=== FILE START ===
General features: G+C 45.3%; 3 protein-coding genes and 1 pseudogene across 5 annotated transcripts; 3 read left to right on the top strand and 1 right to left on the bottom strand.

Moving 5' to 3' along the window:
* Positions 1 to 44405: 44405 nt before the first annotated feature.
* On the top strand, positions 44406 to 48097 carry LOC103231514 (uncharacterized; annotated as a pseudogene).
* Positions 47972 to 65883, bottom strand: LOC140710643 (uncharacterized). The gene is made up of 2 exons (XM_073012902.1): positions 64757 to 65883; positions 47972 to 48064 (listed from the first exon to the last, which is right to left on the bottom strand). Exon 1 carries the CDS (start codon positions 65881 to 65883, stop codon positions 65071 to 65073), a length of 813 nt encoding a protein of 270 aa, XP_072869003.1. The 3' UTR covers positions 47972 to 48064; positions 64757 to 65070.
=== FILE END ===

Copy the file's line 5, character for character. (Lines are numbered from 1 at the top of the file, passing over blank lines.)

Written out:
* Positions 47972 to 65883, bottom strand: LOC140710643 (uncharacterized). The gene is made up of 2 exons (XM_073012902.1): positions 64757 to 65883; positions 47972 to 48064 (listed from the first exon to the last, which is right to left on the bottom strand). Exon 1 carries the CDS (start codon positions 65881 to 65883, stop codon positions 65071 to 65073), a length of 813 nt encoding a protein of 270 aa, XP_072869003.1. The 3' UTR covers positions 47972 to 48064; positions 64757 to 65070.